From Evelyn Underhill's Mysticism: A Study in Nature and Development of Spiritual Consciousness:
It remains a paradox of the mystics that the passivity at which they appear to aim is really a state of the most intense activity: more, that where it is wholly absent no great creative action can take place. In it, the superficial self compels itself to be still, in order that it may liberate another more deep-seated power which is, in the ecstasy of the contemplative genius, raised to the highest pitch of efficiency.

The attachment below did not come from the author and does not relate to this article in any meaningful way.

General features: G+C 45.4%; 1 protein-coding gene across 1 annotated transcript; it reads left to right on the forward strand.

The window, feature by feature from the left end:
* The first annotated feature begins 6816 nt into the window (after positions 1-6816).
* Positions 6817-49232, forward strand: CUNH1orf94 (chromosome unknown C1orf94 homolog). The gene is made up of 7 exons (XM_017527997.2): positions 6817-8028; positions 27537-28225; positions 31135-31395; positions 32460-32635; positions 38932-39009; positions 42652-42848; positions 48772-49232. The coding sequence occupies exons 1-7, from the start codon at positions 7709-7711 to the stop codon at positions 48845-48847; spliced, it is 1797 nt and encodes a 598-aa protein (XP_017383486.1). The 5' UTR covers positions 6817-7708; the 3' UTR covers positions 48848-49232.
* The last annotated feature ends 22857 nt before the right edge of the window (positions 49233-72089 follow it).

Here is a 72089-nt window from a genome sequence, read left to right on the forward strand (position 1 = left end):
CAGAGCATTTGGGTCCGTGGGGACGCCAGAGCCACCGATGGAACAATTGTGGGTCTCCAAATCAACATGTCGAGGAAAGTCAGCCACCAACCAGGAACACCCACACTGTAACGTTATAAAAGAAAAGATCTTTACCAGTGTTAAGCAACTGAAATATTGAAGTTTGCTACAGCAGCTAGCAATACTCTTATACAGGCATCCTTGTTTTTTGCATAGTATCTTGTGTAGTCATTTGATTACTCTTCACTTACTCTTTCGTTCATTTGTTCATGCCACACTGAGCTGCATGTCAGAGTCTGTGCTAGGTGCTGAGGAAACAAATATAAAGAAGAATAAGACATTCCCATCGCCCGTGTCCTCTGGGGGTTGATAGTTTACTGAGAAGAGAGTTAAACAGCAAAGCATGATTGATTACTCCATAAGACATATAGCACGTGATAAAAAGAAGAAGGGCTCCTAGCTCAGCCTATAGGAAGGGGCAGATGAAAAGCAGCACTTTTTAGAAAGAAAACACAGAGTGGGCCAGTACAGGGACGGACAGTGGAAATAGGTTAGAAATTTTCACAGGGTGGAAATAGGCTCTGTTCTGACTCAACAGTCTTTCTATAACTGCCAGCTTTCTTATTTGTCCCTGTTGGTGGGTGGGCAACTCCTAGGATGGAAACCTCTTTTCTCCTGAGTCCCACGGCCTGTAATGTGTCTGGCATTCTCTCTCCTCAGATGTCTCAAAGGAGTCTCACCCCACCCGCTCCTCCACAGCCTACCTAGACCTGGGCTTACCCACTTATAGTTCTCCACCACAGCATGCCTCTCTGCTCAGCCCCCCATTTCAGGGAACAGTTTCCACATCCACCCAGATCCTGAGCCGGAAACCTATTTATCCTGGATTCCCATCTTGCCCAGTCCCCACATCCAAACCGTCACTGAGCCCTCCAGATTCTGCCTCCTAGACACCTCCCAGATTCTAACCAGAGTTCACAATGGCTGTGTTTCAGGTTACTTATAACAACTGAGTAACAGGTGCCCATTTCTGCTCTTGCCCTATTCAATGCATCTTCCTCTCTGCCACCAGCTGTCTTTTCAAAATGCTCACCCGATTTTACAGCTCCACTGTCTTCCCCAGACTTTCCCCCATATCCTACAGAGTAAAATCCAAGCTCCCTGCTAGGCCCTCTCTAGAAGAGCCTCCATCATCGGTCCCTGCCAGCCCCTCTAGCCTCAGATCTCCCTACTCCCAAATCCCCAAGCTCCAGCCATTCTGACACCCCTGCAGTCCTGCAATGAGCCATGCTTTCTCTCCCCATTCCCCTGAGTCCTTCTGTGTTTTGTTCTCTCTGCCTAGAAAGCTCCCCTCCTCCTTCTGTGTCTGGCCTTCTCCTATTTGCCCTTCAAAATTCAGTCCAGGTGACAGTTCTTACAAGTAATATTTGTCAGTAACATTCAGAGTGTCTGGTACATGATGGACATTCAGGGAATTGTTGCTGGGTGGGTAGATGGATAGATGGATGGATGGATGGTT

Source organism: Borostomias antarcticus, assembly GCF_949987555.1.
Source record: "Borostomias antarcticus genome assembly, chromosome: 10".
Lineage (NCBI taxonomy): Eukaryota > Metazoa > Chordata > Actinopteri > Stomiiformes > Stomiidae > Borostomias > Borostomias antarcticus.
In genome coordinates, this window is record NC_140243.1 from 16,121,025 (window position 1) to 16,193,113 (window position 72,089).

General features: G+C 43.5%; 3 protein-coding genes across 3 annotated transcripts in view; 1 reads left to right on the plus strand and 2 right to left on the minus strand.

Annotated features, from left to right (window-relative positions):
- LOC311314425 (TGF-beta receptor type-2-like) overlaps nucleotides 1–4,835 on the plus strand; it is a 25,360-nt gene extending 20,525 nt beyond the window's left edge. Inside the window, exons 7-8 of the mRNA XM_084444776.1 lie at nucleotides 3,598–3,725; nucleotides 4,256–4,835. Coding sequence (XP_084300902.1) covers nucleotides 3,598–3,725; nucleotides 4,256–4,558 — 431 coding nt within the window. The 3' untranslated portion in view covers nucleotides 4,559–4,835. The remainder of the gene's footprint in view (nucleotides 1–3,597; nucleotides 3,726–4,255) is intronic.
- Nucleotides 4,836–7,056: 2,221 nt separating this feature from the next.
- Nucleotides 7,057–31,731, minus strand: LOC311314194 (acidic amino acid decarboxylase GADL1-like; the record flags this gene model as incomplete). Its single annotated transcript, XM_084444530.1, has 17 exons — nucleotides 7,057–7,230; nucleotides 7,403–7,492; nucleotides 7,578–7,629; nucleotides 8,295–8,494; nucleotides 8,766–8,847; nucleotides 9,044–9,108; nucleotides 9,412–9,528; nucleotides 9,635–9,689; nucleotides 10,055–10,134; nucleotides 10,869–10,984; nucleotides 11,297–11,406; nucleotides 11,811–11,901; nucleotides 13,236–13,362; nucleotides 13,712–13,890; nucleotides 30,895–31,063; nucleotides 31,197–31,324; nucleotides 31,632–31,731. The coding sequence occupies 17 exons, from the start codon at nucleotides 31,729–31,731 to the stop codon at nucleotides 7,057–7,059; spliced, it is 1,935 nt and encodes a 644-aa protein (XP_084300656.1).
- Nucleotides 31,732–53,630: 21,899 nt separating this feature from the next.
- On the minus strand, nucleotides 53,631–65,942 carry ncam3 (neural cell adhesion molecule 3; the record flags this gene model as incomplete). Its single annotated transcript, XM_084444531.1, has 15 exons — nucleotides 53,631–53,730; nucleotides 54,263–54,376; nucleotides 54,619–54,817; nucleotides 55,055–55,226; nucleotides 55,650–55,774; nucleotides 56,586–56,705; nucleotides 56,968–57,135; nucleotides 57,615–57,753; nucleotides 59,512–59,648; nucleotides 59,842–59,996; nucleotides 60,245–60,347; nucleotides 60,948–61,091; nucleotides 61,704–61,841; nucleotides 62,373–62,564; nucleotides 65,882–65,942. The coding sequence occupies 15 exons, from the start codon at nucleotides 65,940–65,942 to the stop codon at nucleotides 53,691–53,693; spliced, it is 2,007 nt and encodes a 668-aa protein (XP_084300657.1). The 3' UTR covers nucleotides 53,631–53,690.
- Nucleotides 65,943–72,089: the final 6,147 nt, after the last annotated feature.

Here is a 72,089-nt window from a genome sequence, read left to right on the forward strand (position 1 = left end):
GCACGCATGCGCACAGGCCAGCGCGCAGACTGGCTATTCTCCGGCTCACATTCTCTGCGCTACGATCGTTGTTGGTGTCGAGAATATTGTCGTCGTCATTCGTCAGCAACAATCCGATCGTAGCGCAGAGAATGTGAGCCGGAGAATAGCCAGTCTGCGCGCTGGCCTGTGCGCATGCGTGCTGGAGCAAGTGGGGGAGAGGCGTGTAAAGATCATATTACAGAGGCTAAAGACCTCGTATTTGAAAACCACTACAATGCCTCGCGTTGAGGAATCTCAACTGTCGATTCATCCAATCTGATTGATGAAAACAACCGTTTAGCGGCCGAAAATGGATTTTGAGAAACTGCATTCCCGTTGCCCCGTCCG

"This restful travail," said Walter Hilton, "is full far from fleshly idleness and from blind security. It is full of ghostly work but it is called rest, for grace looseth the heavy yoke of fleshly love from the soul and maketh it mighty and free through the gift of the holy ghostly love for to work gladly, softly, and delectably. . . . Therefore is it called an holy idleness and a rest most busy; and so is it in stillness from the great crying and the beastly noise of fleshly desires."